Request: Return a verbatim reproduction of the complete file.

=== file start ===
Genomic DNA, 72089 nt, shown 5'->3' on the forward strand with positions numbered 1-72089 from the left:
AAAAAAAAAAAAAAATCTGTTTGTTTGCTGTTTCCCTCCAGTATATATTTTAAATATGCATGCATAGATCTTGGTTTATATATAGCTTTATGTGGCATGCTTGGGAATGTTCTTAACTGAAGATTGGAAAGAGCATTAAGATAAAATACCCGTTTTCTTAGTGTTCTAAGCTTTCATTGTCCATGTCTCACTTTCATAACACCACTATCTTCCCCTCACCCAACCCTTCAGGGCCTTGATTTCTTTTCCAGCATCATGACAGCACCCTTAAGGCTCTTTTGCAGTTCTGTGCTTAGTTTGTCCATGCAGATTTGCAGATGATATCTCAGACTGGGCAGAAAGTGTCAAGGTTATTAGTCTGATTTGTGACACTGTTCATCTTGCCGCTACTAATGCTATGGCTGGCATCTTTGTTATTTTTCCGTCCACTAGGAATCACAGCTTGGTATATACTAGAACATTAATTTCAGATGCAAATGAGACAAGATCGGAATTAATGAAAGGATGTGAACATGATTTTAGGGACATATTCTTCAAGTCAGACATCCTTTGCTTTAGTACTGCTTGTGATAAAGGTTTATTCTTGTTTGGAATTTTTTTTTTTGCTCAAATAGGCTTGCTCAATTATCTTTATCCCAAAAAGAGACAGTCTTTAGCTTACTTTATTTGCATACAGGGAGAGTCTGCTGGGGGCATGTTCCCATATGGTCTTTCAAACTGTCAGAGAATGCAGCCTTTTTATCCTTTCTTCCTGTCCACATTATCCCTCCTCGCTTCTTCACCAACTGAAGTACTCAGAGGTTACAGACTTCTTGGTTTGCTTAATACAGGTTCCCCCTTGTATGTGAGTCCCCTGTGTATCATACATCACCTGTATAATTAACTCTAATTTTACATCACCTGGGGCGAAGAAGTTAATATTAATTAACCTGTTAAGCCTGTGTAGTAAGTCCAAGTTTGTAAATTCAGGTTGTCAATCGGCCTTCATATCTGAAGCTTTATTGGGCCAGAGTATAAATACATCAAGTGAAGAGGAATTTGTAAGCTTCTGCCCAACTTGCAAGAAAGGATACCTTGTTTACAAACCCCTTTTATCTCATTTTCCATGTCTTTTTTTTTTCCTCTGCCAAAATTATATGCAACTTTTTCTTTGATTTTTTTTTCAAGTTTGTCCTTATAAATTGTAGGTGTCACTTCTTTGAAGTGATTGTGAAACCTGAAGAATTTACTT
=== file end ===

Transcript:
Genomic DNA, 72089 nt, shown 5'->3' on the forward strand with positions numbered 1-72089 from the left:
AAAAAAAAAAAAAAATCTGTTTGTTTGCTGTTTCCCTCCAGTATATATTTTAAATATGCATGCATAGATCTTGGTTTATATATAGCTTTATGTGGCATGCTTGGGAATGTTCTTAACTGAAGATTGGAAAGAGCATTAAGATAAAATACCCGTTTTCTTAGTGTTCTAAGCTTTCATTGTCCATGTCTCACTTTCATAACACCACTATCTTCCCCTCACCCAACCCTTCAGGGCCTTGATTTCTTTTCCAGCATCATGACAGCACCCTTAAGGCTCTTTTGCAGTTCTGTGCTTAGTTTGTCCATGCAGATTTGCAGATGATATCTCAGACTGGGCAGAAAGTGTCAAGGTTATTAGTCTGATTTGTGACACTGTTCATCTTGCCGCTACTAATGCTATGGCTGGCATCTTTGTTATTTTTCCGTCCACTAGGAATCACAGCTTGGTATATACTAGAACATTAATTTCAGATGCAAATGAGACAAGATCGGAATTAATGAAAGGATGTGAACATGATTTTAGGGACATATTCTTCAAGTCAGACATCCTTTGCTTTAGTACTGCTTGTGATAAAGGTTTATTCTTGTTTGGAATTTTTTTTTTTGCTCAAATAGGCTTGCTCAATTATCTTTATCCCAAAAAGAGACAGTCTTTAGCTTACTTTATTTGCATACAGGGAGAGTCTGCTGGGGGCATGTTCCCATATGGTCTTTCAAACTGTCAGAGAATGCAGCCTTTTTATCCTTTCTTCCTGTCCACATTATCCCTCCTCGCTTCTTCACCAACTGAAGTACTCAGAGGTTACAGACTTCTTGGTTTGCTTAATACAGGTTCCCCCTTGTATGTGAGTCCCCTGTGTATCATACATCACCTGTATAATTAACTCTAATTTTACATCACCTGGGGCGAAGAAGTTAATATTAATTAACCTGTTAAGCCTGTGTAGTAAGTCCAAGTTTGTAAATTCAGGTTGTCAATCGGCCTTCATATCTGAAGCTTTATTGGGCCAGAGTATAAATACATCAAGTGAAGAGGAATTTGTAAGCTTCTGCCCAACTTGCAAGAAAGGATACCTTGTTTACAAACCCCTTTTATCTCATTTTCCATGTCTTTTTTTTTTCCTCTGCCAAAATTATATGCAACTTTTTCTTTGATTTTTTTTTCAAGTTTGTCCTTATAAATTGTAGGTGTCACTTCTTTGAAGTGATTGTGAAACCTGAAGAATTTACTT